Twitter has reactivated Professor Uju Anya’s Twitter account days after the micro-blogging platform put the Nigeria-born American professor on ‘jail’ for violating its rules.
Prof. Anya on hearing the news of the deteriorating health of Queen Elizabeth II last Thursday hours before her eventual death had wished the late monarch an ‘excruciating’ pain.
“I heard the chief monarch of a thieving raping genocidal empire is finally dying,” her controversial now-removed tweet read. “May her pain be excruciating.”
Anya’s tweet went viral, and many called for her to be fired, criticising her for lacking empathy toward the Queen and royal family.
It garnered more attention and criticism after Amazon’s executive chairman, Jeff Bezos quote-tweeted her saying: “This is someone supposedly working to make the world better? I don’t think so. Wow.”
Bezos’s involvement pushed the tweet into a new level of visibility, and the management of the micro-blogging app later deleted it, saying it violated its rules.
However, despite the deletion of the tweet by Twitter, it continued to generate heated debate with many tweeps condemning her outburst while many others, especially citizens of various African countries and the Irish, stood with her.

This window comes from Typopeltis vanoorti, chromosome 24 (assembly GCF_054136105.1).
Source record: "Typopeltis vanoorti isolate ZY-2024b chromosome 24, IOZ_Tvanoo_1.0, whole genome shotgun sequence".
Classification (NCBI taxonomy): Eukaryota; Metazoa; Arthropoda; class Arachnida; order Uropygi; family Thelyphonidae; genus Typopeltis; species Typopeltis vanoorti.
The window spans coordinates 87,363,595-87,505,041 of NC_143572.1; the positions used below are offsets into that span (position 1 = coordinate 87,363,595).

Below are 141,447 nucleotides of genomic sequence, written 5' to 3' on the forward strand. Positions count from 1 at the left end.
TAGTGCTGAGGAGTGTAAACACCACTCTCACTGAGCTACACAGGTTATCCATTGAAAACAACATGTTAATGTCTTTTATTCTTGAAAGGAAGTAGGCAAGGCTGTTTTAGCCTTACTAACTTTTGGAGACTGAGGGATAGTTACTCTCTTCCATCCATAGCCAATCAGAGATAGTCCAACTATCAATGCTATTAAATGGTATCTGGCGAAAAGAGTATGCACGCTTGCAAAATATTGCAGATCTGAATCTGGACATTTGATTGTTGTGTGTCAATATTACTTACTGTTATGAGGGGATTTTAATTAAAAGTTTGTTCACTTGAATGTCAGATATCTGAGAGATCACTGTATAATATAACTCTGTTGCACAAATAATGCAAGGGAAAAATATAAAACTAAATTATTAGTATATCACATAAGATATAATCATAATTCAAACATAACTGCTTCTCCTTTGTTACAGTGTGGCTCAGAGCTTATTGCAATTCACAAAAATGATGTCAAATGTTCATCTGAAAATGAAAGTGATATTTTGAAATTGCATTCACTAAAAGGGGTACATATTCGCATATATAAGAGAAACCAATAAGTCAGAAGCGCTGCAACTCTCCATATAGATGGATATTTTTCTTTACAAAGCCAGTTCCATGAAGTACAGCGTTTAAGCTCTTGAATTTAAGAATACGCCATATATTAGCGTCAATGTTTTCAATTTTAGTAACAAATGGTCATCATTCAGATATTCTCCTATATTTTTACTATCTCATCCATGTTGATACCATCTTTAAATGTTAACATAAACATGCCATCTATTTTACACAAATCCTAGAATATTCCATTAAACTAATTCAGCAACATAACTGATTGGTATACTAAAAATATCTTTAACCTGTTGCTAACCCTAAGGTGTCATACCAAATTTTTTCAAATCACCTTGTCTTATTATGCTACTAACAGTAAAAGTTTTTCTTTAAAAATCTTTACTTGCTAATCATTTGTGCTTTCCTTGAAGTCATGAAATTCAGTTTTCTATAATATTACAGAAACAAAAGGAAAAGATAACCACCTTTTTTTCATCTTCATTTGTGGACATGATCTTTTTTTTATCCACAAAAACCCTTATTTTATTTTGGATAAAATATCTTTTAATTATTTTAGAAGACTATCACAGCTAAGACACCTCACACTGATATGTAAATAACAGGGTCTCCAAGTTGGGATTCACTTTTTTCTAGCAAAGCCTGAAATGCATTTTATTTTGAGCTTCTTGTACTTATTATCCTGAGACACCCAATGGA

Meanwhile, Anya doubled down on her stance. “If anyone expects me to express anything but disdain for the monarch who supervised a government that sponsored the genocide that massacred and displaced half my family and the consequences of which those alive today are still trying to overcome, you can keep wishing upon a star,” she said in a follow-up visible tweet.
She also retweeted more posts discussing the horrific impacts of British colonization. Twitter eventually locked the professor of linguistics at the Carnegie Mellon University out of her account for her inciting tweets against Britain’s longest-serving monarch.
However, in the early hours of Tuesday, Prof. Anya, also a lesbian, announced her freedom from Twitter’s ‘jail’. She expressed gratitude to everyone who came through for her.
“Hi all, I’m back,” the professor tweeted. “I’d like to say a heartfelt THANK YOU to my loving partner Dr. Sirry Alang @ProfAlang and everyone who rallied for me here and elsewhere.
“Thanks for tweeting, talking, writing/signing support letters, etc. You showed me something very important: I have people.
“All of you showed me I have people in my life, in my new city of Pittsburgh, in my university, in this country, and around the world. I am deeply grateful to you, my people, for holding me in strength and community.
“From what I’ve been told, there is no plan to sanction or fire me, and my job is not in jeopardy. My university leadership showed very clearly they did not approve of my speech; however, they stand in firm support of my freedom of expression on my own personal social media.
“I am not in a battle with Carnegie Mellon University. As the letters of support from the students, faculty, staff, and others in my university community clearly show, I am wanted and I belong here.”
Prof. Anya also gave a special thanks to Nigerians for standing by her.
“+234 Twitter, good morning. I give you special thanks for riding hardest for me. My Nigerian people, especially in and from Alaigbo, saw how much I love you and showed me love back. Together we shared our pain and taught the world our history. Thank you.” she added.